As part of their collaborative efforts, German and US researchers will share information and compare the results of simulations, working towards the definition of a comprehensive, forward-looking airspace and traffic management system. Both parties will contribute to a deeper understanding of the challenges that a mixed air transport system presents, and will evaluate newly devised approaches for such a system. The aim of the collaboration and the joint endeavour is to develop innovative solutions as quickly as possible, in Europe and in the US, that will be able to handle the expected influx of new airspace users without impairing further growth in traditional air transport.

While NASA has been developing, integrating and validating a comprehensive UAS Traffic Management (UTM) system for drones in the US since 2015, a similar, transnational concept, U-space, also exists in Europe. Both concepts are geared towards the integration of new air traffic participants into existing airspace safely and efficiently. Mutual exchange of experience, strategy and technologies will enable both partners to shape the transformation of the air traffic system as effectively as possible.

Partners rely on successful preliminary work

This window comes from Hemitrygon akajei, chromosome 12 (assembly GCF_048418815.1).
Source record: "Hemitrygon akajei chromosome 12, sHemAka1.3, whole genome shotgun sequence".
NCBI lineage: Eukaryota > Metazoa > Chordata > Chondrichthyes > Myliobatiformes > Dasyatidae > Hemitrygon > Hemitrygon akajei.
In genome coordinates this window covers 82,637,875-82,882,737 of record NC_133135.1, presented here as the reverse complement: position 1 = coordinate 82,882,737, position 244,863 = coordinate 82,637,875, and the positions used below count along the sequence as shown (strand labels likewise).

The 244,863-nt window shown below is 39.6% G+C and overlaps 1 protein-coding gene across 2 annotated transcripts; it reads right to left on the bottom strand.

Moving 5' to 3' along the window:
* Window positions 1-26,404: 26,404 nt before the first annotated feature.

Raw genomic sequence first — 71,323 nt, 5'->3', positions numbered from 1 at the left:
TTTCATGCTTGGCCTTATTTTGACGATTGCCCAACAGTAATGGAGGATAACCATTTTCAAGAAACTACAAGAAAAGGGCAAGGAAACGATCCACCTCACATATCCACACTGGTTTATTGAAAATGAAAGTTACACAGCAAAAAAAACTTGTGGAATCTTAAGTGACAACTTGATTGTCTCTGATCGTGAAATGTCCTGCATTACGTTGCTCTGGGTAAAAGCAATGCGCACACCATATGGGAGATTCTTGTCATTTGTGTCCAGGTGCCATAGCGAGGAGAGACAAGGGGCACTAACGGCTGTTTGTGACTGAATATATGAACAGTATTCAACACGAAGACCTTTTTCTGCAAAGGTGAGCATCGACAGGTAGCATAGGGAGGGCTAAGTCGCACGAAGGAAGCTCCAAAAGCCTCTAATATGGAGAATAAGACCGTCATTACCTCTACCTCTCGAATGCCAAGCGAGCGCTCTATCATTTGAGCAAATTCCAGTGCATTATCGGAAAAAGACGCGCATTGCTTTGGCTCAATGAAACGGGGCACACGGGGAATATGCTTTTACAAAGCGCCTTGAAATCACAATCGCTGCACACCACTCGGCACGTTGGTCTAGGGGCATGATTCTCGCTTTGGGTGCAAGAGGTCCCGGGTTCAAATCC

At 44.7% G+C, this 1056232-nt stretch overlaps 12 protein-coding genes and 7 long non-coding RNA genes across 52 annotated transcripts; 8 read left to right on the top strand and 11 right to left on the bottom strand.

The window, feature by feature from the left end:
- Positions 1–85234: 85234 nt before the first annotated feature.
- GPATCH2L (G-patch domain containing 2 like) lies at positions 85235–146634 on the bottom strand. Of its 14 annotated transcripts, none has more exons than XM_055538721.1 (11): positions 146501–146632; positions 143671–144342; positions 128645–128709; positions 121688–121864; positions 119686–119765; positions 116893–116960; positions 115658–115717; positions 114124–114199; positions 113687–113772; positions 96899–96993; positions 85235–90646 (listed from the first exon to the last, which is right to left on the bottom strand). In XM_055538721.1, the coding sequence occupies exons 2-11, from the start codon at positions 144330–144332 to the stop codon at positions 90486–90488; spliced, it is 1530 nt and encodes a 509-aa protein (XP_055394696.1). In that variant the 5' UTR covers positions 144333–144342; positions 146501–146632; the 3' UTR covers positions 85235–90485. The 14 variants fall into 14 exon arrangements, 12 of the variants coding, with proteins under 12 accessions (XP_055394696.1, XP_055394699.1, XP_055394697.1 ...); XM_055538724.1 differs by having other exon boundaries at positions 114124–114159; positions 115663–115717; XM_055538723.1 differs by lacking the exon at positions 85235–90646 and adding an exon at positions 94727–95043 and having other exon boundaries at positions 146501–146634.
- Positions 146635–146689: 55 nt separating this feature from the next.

As part of the collaboration, NASA will build upon the preparatory work from its Air Traffic Management – eXploration (ATM-X) project. ATM-X will leverage lessons learned from a service-oriented architecture for a UAS traffic management system developed by NASA's UTM project. Such an architecture envisages individual services for managing aircraft being supplied by users, service providers and authorities, that integrates seamlessly into an overall system. In cooperation with DLR, this paradigm is now being applied to all other airspace users.

For its part, DLR is primarily drawing upon its knowledge and experience from the ongoing City ATM project. Within this project, DLR has been working on the definition and validation of functional and technical strategies for the operation of drones in urban areas since 2018. Areas of particular focus include the provision of information, traffic control, and the development of infrastructure for communications, navigation and monitoring.

Established collaboration

The newly announced cooperation on new participants in air traffic continues the longstanding collaboration between NASA and DLR in this field. Since 2012, the NASA's Ames and Langley Research Centres and DLR's Institute of Flight Guidance in Braunschweig have worked together to integrate systems for the management of approaches, departures and taxiing.

Contact
  • Falk Dambowsky
    Ed­i­tor
    Ger­man Aerospace Cen­ter (DLR)
    Me­dia Re­la­tions
    Telephone: +49 2203 601-3959
    Fax: +49 2203 601-3249
    Linder Höhe
    51147 Cologne
    Contact
  • Prof. Dr. Dirk Kügler
    Di­rec­tor
    Ger­man Aerospace Cen­ter (DLR)
    In­sti­tute of Flight Guid­ance
    Lilienthalplatz 7
    38108 Braunschweig
    Contact
  • J. D. Harrington
    Hea­d­quar­ters Pu­blic Af­fairs Of­fi­cer
    Na­tion­al Aero­nau­tics and Space Ad­min­is­tra­tion (NASA)

    Ae­ro­nau­tics Re­se­arch Mis­si­on Di­rec­to­ra­te
    Telephone: +1 202 358-5241

    Contact

Cookies help us to provide our services. By using our website you agree that we can use cookies. Read more about our Privacy Policy and visit the following link: Privacy Policy

Main menu